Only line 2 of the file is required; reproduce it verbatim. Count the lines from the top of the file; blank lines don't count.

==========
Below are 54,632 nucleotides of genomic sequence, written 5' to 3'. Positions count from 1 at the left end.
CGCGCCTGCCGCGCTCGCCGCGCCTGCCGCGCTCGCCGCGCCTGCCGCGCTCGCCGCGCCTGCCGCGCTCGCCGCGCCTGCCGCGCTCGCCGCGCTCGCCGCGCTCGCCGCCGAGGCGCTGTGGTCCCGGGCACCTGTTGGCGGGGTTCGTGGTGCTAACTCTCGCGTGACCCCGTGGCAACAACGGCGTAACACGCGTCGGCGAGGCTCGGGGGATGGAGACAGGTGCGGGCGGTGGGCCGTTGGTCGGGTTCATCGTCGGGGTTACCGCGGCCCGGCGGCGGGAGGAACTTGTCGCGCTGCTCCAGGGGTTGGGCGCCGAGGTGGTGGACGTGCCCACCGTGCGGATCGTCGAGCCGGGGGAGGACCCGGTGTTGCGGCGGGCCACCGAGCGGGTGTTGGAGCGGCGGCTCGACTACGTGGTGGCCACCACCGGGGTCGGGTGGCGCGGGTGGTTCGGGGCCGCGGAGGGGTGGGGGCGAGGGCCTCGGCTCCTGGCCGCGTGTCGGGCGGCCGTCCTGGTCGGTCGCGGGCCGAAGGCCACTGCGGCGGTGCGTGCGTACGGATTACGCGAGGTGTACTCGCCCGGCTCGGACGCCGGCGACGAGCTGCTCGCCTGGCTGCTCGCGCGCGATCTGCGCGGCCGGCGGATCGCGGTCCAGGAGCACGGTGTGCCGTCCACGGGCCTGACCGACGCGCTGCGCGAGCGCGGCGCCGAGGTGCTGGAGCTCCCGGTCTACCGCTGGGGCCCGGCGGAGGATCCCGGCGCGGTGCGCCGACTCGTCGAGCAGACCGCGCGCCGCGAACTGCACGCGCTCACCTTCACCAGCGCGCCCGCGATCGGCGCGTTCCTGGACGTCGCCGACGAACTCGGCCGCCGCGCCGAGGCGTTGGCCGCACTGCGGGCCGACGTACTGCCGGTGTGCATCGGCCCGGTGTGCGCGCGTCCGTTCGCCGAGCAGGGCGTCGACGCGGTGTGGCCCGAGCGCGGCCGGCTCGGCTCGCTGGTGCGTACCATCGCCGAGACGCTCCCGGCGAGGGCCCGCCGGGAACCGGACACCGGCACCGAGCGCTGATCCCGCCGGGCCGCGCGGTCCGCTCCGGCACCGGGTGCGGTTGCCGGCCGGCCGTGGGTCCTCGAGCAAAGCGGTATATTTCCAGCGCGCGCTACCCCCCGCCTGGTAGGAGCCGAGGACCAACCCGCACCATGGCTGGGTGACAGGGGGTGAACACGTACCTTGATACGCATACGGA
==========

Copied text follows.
CGCGCCTGCCGCGCTCGCCGCGCCTGCCGCGCTCGCCGCGCCTGCCGCGCTCGCCGCGCCTGCCGCGCTCGCCGCGCCTGCCGCGCTCGCCGCGCTCGCCGCGCTCGCCGCCGAGGCGCTGTGGTCCCGGGCACCTGTTGGCGGGGTTCGTGGTGCTAACTCTCGCGTGACCCCGTGGCAACAACGGCGTAACACGCGTCGGCGAGGCTCGGGGGATGGAGACAGGTGCGGGCGGTGGGCCGTTGGTCGGGTTCATCGTCGGGGTTACCGCGGCCCGGCGGCGGGAGGAACTTGTCGCGCTGCTCCAGGGGTTGGGCGCCGAGGTGGTGGACGTGCCCACCGTGCGGATCGTCGAGCCGGGGGAGGACCCGGTGTTGCGGCGGGCCACCGAGCGGGTGTTGGAGCGGCGGCTCGACTACGTGGTGGCCACCACCGGGGTCGGGTGGCGCGGGTGGTTCGGGGCCGCGGAGGGGTGGGGGCGAGGGCCTCGGCTCCTGGCCGCGTGTCGGGCGGCCGTCCTGGTCGGTCGCGGGCCGAAGGCCACTGCGGCGGTGCGTGCGTACGGATTACGCGAGGTGTACTCGCCCGGCTCGGACGCCGGCGACGAGCTGCTCGCCTGGCTGCTCGCGCGCGATCTGCGCGGCCGGCGGATCGCGGTCCAGGAGCACGGTGTGCCGTCCACGGGCCTGACCGACGCGCTGCGCGAGCGCGGCGCCGAGGTGCTGGAGCTCCCGGTCTACCGCTGGGGCCCGGCGGAGGATCCCGGCGCGGTGCGCCGACTCGTCGAGCAGACCGCGCGCCGCGAACTGCACGCGCTCACCTTCACCAGCGCGCCCGCGATCGGCGCGTTCCTGGACGTCGCCGACGAACTCGGCCGCCGCGCCGAGGCGTTGGCCGCACTGCGGGCCGACGTACTGCCGGTGTGCATCGGCCCGGTGTGCGCGCGTCCGTTCGCCGAGCAGGGCGTCGACGCGGTGTGGCCCGAGCGCGGCCGGCTCGGCTCGCTGGTGCGTACCATCGCCGAGACGCTCCCGGCGAGGGCCCGCCGGGAACCGGACACCGGCACCGAGCGCTGATCCCGCCGGGCCGCGCGGTCCGCTCCGGCACCGGGTGCGGTTGCCGGCCGGCCGTGGGTCCTCGAGCAAAGCGGTATATTTCCAGCGCGCGCTACCCCCCGCCTGGTAGGAGCCGAGGACCAACCCGCACCATGGCTGGGTGACAGGGGGTGAACACGTACCTTGATACGCATACGGA